I’d also suggest that an active open source product like WordPress is always going to be able to have (or eventually develop) a better interface. Also, the majority of these systems are “skinnable” and thus, if really necessary, you could make the interface the same.

  3. Single LMS integration allows easy transfer of data between applications within the LMS. Doing so with external applications would be a highly complex software engineering task.
    I’m not so sure it would be that highly complex. The Webfuse system has been designed to integrate external applications. At least 5 years ago we integrated a discussion forum into the system. A fairly junior (but very capable) technical staff member took a few weeks to integrate. It took that long primarily because the discussion forum (and Webfuse) didn’t really follow “good software engineering practice”. Most of the more modern systems I’ve seen make this sort of thing much easier.
  4. With an integrated LMS, the user only has to authenticate once. No need to replicate user databases, access permissions etc.
    This to can be worked around and fixed. Especially as systems move towards single sign-on, openId and similar sorts of technology.
  5. Easier to track usage within a single database rather than having several separate systems.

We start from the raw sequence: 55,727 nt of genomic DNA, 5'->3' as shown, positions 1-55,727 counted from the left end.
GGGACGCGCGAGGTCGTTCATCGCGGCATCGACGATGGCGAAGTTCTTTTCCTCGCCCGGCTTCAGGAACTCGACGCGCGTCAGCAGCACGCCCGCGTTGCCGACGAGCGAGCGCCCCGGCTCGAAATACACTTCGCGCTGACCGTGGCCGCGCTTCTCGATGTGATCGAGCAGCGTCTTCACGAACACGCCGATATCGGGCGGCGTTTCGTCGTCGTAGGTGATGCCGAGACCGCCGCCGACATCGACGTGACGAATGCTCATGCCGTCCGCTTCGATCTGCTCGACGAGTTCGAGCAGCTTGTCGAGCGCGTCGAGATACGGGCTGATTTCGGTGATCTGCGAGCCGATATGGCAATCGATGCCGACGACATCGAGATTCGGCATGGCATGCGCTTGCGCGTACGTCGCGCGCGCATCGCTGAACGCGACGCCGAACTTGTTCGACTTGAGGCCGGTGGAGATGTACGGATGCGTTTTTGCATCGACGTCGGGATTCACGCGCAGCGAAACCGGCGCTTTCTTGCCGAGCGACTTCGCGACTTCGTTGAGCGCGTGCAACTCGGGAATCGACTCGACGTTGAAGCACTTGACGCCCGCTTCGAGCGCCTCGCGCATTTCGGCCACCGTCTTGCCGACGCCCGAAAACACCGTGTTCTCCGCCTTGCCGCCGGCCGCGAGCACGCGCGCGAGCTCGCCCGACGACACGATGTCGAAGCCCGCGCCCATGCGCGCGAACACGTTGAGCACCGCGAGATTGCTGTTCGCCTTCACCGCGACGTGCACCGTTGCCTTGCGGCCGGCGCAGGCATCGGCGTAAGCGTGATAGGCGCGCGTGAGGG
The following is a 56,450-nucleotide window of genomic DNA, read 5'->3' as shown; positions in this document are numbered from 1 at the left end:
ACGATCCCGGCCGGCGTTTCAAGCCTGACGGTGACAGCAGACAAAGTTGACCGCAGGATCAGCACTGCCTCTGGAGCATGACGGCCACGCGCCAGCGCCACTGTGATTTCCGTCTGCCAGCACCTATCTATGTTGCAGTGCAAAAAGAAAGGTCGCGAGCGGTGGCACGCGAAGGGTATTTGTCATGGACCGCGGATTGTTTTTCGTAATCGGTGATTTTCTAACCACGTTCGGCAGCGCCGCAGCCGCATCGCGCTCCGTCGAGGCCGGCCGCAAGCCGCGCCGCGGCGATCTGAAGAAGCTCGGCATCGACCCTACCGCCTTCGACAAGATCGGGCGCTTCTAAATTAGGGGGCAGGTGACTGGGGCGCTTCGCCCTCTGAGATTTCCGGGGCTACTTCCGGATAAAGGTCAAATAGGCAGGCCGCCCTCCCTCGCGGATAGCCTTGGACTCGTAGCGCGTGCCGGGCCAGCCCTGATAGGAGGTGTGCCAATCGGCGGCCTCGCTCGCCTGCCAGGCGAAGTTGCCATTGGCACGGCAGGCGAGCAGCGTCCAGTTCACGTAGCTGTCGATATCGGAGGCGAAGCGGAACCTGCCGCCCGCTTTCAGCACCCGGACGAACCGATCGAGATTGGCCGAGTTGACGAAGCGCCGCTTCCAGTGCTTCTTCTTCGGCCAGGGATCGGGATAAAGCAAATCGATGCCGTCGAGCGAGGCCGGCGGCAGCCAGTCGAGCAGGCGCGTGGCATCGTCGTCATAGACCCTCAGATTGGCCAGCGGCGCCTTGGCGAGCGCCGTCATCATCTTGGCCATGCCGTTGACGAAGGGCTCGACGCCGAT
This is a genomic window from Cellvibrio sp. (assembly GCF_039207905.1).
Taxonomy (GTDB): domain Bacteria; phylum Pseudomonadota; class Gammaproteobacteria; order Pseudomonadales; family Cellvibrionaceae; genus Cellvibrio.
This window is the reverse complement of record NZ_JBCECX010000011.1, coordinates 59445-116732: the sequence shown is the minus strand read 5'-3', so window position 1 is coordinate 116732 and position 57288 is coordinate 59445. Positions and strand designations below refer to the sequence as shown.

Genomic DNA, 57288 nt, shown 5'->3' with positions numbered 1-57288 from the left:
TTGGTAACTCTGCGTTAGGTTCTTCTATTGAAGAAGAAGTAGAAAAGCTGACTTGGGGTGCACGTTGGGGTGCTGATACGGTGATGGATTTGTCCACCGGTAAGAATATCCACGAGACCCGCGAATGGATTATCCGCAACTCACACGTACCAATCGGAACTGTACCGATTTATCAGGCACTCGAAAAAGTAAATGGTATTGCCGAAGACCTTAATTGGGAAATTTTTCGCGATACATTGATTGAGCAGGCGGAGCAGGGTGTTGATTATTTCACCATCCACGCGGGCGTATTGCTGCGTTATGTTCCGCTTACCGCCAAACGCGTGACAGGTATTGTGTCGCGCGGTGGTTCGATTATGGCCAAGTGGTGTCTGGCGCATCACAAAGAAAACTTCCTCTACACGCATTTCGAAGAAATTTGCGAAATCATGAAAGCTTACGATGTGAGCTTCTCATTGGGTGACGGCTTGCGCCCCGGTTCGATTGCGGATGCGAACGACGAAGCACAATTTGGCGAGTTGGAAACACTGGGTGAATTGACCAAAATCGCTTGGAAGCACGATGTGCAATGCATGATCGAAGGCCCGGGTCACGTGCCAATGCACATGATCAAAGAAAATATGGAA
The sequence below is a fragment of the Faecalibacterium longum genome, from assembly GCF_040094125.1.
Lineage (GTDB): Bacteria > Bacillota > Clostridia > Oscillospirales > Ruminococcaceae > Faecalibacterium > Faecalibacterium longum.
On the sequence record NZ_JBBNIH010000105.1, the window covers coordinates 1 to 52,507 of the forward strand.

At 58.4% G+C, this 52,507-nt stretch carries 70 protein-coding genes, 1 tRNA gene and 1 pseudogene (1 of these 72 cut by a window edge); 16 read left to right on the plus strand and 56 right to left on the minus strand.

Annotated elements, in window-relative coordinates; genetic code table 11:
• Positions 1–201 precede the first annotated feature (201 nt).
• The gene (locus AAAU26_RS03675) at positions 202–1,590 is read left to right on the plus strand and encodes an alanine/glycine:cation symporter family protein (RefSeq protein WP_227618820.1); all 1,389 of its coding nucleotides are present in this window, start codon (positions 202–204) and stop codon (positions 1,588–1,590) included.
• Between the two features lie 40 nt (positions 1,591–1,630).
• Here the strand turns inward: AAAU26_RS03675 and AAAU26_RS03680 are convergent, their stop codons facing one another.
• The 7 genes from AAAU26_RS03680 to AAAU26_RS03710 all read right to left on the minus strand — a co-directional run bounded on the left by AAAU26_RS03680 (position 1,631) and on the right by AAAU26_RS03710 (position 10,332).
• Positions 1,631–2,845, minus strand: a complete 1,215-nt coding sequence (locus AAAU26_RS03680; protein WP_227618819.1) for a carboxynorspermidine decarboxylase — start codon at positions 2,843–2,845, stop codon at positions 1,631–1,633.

VLEs/LMSs and enterprise systems in general (e.g. Peoplesoft etc) are known to be really terrible at reporting. Most organisations are using business intelligence/data mining tools to track usage, trends etc. These types of tools are designed to bring disparate databases together.
  6. A cut-down blog/wiki tool may not be as feature packed as a specialist tool but it may provide the necessary functionality for learning and teaching in an appropriately simple method.
    There is an argument to be made here. But there’s also an arguments to be made that generic tools can be “skinned” to achieve the same outcomes and that there is benefits to students in using real tools.

PLEs ("social media") and measuring/ensuring success

Murray Jennex, an information systems academic from San Diego State University, made some points about the adoption of “social media” type tools by experts by drawing on findings from the knowledge management literature (he’s the editor-in-chief of the International Journal of Knowledge Management). The points are discussed further in a forthcoming paper by him in the Journal of Organisational and End-User Computing (Jan-Mar, 2008: 50-63).

The points he makes are very relevant to CQU’s Personal Learning Environments project and we will need to engage with them. The purpose for writing this post is to try and make sure we remember to do this.

The points made include

  • Use of these systems is not a good measure of adoption or success. Quality of use and intention to use the tools when needed are suggested as alternatives.
    System use is always an attractive measure, because it’s easy to measure. Quality of use is a little more interesting. But obviously something we need to consider.
  • It’s not that the desire to use the tools is missing, it’s the need to use them that is missing.
    This is a point that interests me in terms of PLEs. Why would existing CQU staff and students need to use a PLE? Adoption of e-learning in the form of an LMS has been slow and gradual and, at least on the surface, that type of approach has more in common with traditional learning and teaching practice. The PLE is potentially radically different.
  • The tools do not fit within our work process.
    Based on a fundamental discovery from knowledge management. When “knowledge contribution” is an extra function, people will not do it. The task needs to be part of every day practice.